Last year’s winner was Christopher Bollen, an American novelist whose passage describing the protagonist’s love interest is both weird and utterly unsexy:

“She covers her breasts with her swimsuit. The rest of her remains so delectably exposed. The skin along her arms and shoulders are different shades of tan like water stains in a bathtub. Her face and vagina are competing for my attention, so I glance down at the billiard rack of my penis and testicles.”

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Eleanor Farjeon Award Goes to Michael Morpurgo

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The winner of this year’s Eleanor Farjeon Award for Outstanding Contribution to the World of Children’s books is author Michael Morpurgo in what is a well deserved accolade for the celebrated children’s author.

The award is administered by the Children’s Book Circle and the organisation chose Morpurgo because of how he has inspired a deep passion throughout his career.

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Charlie Hebdo Survivor Philippe Lancon wins Respected Paris Book Prize

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When two militant gunmen burst into the headquarters of Charlie Hebdo magazine in 2015 it shook the entire world, and journalists and writers especially felt the price the journalists had paid for free speech.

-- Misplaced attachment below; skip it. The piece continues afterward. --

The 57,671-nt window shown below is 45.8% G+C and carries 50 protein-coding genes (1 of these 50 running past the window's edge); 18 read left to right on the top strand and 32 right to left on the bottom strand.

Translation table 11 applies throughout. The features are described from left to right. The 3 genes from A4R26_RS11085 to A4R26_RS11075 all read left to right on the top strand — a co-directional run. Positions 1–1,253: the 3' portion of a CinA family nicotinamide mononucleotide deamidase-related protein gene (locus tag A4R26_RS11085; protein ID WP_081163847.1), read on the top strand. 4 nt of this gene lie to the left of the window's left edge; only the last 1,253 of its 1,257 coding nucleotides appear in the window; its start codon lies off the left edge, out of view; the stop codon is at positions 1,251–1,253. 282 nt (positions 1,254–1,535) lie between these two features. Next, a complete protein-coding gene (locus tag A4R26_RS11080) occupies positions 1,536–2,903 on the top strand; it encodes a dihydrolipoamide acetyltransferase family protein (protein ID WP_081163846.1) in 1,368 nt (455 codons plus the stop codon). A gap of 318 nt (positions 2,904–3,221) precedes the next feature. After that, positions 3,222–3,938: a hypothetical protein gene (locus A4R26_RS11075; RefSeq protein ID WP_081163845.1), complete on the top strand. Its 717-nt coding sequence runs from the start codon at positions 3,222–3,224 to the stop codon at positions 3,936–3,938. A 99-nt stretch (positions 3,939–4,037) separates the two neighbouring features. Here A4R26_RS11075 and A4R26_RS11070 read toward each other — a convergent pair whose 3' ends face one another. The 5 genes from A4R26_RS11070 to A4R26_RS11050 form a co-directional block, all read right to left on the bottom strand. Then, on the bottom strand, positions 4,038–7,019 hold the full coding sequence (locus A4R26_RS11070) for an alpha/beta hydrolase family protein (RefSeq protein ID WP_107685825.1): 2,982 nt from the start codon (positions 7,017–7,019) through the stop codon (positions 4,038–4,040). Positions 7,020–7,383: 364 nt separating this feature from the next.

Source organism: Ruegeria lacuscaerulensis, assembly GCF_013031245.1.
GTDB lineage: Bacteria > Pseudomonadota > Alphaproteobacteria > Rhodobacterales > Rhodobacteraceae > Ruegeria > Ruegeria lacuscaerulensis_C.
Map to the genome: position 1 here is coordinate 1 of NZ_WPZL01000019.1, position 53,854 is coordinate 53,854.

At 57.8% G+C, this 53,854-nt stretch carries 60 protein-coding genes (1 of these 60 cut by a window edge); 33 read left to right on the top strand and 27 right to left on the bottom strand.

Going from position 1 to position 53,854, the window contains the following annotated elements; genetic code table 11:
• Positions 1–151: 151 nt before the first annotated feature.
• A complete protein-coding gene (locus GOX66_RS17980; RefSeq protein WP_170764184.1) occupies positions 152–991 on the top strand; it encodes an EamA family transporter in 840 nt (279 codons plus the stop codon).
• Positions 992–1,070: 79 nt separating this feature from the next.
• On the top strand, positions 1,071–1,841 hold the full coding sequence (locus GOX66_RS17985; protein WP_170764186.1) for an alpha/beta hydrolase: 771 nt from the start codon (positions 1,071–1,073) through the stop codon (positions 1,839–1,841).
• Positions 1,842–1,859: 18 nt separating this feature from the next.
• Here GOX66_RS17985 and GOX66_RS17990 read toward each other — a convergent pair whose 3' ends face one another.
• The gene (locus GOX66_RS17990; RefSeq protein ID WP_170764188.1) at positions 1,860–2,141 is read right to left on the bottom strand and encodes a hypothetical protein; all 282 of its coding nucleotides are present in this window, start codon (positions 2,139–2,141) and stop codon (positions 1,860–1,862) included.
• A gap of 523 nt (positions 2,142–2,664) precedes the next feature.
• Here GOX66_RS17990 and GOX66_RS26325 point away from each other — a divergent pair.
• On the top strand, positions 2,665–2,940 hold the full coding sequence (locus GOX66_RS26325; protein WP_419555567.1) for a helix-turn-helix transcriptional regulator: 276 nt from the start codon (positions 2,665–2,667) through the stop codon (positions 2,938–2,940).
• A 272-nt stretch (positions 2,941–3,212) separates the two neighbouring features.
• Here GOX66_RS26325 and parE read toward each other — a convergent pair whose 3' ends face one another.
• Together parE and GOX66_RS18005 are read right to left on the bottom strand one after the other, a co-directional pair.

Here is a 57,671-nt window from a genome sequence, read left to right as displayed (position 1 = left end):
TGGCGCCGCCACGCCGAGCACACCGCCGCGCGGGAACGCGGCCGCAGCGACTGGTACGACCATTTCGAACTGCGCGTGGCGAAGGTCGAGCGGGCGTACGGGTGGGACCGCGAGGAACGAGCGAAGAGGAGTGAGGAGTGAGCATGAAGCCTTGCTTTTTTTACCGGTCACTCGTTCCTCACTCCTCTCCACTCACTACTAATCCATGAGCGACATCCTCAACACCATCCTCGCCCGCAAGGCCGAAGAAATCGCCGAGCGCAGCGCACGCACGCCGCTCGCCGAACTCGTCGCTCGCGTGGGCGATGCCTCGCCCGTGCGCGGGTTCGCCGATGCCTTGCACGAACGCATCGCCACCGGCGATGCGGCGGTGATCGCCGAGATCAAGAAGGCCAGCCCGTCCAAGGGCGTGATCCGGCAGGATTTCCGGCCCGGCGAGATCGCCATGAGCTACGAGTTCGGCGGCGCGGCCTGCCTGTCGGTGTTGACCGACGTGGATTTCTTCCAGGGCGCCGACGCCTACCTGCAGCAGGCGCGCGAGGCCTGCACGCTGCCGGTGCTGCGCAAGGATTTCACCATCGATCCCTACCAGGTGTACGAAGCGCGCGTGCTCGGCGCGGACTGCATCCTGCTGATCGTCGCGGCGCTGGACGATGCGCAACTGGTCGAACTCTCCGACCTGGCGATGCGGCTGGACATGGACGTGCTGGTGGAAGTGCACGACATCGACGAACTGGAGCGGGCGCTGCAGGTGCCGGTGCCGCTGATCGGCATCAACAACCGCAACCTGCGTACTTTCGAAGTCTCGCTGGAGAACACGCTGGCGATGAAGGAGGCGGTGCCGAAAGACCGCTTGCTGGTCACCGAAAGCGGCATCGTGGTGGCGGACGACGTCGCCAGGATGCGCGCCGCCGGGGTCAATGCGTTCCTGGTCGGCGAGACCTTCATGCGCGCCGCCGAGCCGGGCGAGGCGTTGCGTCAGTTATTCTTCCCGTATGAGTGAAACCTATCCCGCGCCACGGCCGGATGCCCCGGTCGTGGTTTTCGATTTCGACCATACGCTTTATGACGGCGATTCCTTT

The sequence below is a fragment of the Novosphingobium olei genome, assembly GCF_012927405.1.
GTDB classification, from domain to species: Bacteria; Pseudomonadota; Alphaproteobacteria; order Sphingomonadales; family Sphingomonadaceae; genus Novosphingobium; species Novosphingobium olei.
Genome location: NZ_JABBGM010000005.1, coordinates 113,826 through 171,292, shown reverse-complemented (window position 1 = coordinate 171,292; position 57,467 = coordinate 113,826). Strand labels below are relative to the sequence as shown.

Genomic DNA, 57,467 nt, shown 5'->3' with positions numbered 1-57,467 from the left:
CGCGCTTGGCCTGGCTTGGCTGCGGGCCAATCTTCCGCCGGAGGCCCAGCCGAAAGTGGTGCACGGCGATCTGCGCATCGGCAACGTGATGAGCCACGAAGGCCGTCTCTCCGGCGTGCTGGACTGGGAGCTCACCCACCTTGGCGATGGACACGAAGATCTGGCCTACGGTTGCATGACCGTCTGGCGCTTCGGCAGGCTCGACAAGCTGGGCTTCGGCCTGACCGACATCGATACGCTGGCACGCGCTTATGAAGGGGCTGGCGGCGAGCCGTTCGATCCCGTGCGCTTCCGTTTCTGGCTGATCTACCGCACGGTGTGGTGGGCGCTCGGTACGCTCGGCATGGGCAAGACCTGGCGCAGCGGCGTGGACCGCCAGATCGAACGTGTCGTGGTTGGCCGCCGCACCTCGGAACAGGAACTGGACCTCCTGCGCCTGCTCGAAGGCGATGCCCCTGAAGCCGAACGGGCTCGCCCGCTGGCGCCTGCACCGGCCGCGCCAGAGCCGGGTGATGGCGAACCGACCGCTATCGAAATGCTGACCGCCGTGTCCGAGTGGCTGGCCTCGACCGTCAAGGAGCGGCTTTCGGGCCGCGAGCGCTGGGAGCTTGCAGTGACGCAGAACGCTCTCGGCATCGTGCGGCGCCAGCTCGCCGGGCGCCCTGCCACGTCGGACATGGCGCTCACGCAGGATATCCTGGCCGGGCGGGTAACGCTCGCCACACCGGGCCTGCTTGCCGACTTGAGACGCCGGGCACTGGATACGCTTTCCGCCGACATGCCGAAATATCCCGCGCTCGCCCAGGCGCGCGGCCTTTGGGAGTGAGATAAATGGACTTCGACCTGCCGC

Now three years later, journalist Philippe Lancon who was injured in the deadly attacks has won the Femina Prize, a prestigious award for his book, Le Lambeau, an account of the attack and how it has affected Lancon’s life.

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Books are My Bag Readers Awards 2018

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The Books are My Bag Readers Awards are back for a third year, offering their own unique award system. The Awards really are one of a kind, the only book awards curated by bookshops and voted for by booklovers.

This year the award has added a new category for poetry, alongside the seven existing categories. Books are My Bag asked you to vote and you did so in your thousands and the winners are now in for the Books are My Bag Readers Awards, sponsored by National Book Tokens.